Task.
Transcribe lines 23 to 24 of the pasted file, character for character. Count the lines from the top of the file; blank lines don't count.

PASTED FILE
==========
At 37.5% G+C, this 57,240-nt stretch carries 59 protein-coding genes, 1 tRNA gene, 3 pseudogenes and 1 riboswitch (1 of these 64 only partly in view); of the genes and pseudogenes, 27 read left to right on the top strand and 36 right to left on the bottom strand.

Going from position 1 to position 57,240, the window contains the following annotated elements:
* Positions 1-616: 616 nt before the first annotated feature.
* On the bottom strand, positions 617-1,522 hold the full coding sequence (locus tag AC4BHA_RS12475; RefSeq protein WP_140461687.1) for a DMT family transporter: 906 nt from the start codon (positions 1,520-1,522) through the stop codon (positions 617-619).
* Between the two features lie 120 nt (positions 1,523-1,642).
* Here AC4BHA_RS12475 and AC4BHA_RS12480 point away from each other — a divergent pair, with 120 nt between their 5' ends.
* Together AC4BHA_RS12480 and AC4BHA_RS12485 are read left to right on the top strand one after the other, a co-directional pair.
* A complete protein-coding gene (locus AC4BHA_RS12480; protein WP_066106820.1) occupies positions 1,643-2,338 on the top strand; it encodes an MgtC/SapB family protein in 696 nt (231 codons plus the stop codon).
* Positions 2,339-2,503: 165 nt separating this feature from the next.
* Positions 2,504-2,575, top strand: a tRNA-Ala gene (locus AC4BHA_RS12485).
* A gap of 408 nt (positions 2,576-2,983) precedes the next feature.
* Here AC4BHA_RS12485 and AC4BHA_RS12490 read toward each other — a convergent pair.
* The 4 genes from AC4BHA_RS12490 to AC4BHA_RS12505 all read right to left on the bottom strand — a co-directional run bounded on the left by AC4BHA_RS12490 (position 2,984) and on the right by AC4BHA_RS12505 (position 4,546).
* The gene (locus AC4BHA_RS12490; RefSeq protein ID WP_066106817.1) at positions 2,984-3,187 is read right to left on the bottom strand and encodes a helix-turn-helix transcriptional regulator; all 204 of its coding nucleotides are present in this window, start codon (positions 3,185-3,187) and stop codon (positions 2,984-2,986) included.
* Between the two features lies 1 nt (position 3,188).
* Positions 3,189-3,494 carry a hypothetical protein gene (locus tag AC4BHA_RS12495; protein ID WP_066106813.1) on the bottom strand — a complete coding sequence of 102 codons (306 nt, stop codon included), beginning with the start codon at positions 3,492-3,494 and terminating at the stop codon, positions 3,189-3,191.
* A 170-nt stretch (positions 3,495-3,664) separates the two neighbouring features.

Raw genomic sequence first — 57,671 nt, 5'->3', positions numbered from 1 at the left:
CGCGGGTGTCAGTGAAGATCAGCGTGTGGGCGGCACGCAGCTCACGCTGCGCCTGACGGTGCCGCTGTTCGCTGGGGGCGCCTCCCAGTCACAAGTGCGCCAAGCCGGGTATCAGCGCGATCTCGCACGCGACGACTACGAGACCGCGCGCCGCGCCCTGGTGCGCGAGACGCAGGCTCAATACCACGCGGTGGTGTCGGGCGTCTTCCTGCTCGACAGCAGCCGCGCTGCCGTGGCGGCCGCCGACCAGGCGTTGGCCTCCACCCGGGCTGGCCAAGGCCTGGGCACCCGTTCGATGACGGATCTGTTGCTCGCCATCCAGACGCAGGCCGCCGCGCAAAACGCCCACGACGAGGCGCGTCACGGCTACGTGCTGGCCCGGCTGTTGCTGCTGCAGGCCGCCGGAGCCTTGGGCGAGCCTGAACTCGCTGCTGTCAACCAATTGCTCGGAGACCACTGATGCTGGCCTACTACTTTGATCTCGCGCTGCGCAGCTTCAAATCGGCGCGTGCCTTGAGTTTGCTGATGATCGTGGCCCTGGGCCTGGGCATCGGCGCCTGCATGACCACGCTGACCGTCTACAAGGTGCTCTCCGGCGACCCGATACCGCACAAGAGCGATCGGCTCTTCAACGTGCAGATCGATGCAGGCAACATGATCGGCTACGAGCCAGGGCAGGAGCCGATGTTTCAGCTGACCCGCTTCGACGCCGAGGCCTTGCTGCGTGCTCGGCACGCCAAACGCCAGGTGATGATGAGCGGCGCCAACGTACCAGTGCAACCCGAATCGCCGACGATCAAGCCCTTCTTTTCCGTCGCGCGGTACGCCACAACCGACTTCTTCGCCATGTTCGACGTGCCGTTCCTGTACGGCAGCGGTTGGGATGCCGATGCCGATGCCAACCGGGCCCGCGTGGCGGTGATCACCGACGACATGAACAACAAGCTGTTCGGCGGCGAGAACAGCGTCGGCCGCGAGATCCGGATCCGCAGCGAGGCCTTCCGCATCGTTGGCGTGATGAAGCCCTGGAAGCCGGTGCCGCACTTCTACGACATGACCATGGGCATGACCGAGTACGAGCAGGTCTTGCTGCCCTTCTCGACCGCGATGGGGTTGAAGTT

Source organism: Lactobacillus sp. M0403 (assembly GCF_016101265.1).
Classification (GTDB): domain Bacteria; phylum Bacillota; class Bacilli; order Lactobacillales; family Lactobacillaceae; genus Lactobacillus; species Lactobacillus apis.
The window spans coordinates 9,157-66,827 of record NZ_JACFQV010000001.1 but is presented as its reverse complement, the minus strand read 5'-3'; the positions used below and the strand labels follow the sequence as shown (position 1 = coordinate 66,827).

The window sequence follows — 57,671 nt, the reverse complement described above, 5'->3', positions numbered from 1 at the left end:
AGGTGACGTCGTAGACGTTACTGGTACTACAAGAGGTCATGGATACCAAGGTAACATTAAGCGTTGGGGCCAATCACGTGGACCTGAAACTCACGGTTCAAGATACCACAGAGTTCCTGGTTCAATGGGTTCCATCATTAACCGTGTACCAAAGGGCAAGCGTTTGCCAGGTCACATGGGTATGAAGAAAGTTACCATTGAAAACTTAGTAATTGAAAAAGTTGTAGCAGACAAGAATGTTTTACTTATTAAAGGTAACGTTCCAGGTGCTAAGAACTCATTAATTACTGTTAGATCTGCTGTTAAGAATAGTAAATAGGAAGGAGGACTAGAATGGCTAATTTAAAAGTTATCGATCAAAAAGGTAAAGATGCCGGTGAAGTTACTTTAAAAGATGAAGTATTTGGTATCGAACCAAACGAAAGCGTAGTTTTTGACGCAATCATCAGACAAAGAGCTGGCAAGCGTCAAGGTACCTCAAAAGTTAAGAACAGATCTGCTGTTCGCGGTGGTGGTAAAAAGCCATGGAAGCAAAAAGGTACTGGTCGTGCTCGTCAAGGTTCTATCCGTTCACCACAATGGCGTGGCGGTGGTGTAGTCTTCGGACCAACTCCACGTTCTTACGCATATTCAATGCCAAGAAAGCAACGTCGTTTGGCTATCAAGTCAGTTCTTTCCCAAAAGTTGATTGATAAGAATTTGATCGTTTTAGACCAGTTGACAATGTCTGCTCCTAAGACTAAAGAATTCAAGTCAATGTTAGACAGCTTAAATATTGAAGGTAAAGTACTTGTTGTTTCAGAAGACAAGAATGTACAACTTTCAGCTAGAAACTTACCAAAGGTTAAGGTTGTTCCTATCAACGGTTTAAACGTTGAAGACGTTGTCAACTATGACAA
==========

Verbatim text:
The window sequence follows — 57,671 nt, the reverse complement described above, 5'->3', positions numbered from 1 at the left end:
AGGTGACGTCGTAGACGTTACTGGTACTACAAGAGGTCATGGATACCAAGGTAACATTAAGCGTTGGGGCCAATCACGTGGACCTGAAACTCACGGTTCAAGATACCACAGAGTTCCTGGTTCAATGGGTTCCATCATTAACCGTGTACCAAAGGGCAAGCGTTTGCCAGGTCACATGGGTATGAAGAAAGTTACCATTGAAAACTTAGTAATTGAAAAAGTTGTAGCAGACAAGAATGTTTTACTTATTAAAGGTAACGTTCCAGGTGCTAAGAACTCATTAATTACTGTTAGATCTGCTGTTAAGAATAGTAAATAGGAAGGAGGACTAGAATGGCTAATTTAAAAGTTATCGATCAAAAAGGTAAAGATGCCGGTGAAGTTACTTTAAAAGATGAAGTATTTGGTATCGAACCAAACGAAAGCGTAGTTTTTGACGCAATCATCAGACAAAGAGCTGGCAAGCGTCAAGGTACCTCAAAAGTTAAGAACAGATCTGCTGTTCGCGGTGGTGGTAAAAAGCCATGGAAGCAAAAAGGTACTGGTCGTGCTCGTCAAGGTTCTATCCGTTCACCACAATGGCGTGGCGGTGGTGTAGTCTTCGGACCAACTCCACGTTCTTACGCATATTCAATGCCAAGAAAGCAACGTCGTTTGGCTATCAAGTCAGTTCTTTCCCAAAAGTTGATTGATAAGAATTTGATCGTTTTAGACCAGTTGACAATGTCTGCTCCTAAGACTAAAGAATTCAAGTCAATGTTAGACAGCTTAAATATTGAAGGTAAAGTACTTGTTGTTTCAGAAGACAAGAATGTACAACTTTCAGCTAGAAACTTACCAAAGGTTAAGGTTGTTCCTATCAACGGTTTAAACGTTGAAGACGTTGTCAACTATGACAA